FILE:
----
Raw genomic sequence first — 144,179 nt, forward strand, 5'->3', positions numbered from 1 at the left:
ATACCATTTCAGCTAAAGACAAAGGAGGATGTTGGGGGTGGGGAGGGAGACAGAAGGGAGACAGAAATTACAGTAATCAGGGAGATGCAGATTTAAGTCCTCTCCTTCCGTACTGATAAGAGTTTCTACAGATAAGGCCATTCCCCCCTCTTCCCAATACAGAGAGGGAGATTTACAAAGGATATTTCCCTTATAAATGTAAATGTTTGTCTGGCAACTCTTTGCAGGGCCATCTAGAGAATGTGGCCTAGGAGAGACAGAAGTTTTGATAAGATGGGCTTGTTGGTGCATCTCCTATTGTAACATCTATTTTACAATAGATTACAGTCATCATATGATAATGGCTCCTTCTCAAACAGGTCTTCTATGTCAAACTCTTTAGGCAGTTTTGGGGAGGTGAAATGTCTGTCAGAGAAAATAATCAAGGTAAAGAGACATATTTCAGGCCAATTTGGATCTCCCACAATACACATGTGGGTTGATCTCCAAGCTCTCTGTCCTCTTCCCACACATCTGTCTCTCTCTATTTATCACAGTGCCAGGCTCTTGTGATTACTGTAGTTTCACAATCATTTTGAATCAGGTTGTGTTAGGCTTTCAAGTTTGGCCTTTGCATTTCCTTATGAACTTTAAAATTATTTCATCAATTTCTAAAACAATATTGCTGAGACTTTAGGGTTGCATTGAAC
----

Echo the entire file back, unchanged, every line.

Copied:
Raw genomic sequence first — 144,179 nt, forward strand, 5'->3', positions numbered from 1 at the left:
ATACCATTTCAGCTAAAGACAAAGGAGGATGTTGGGGGTGGGGAGGGAGACAGAAGGGAGACAGAAATTACAGTAATCAGGGAGATGCAGATTTAAGTCCTCTCCTTCCGTACTGATAAGAGTTTCTACAGATAAGGCCATTCCCCCCTCTTCCCAATACAGAGAGGGAGATTTACAAAGGATATTTCCCTTATAAATGTAAATGTTTGTCTGGCAACTCTTTGCAGGGCCATCTAGAGAATGTGGCCTAGGAGAGACAGAAGTTTTGATAAGATGGGCTTGTTGGTGCATCTCCTATTGTAACATCTATTTTACAATAGATTACAGTCATCATATGATAATGGCTCCTTCTCAAACAGGTCTTCTATGTCAAACTCTTTAGGCAGTTTTGGGGAGGTGAAATGTCTGTCAGAGAAAATAATCAAGGTAAAGAGACATATTTCAGGCCAATTTGGATCTCCCACAATACACATGTGGGTTGATCTCCAAGCTCTCTGTCCTCTTCCCACACATCTGTCTCTCTCTATTTATCACAGTGCCAGGCTCTTGTGATTACTGTAGTTTCACAATCATTTTGAATCAGGTTGTGTTAGGCTTTCAAGTTTGGCCTTTGCATTTCCTTATGAACTTTAAAATTATTTCATCAATTTCTAAAACAATATTGCTGAGACTTTAGGGTTGCATTGAAC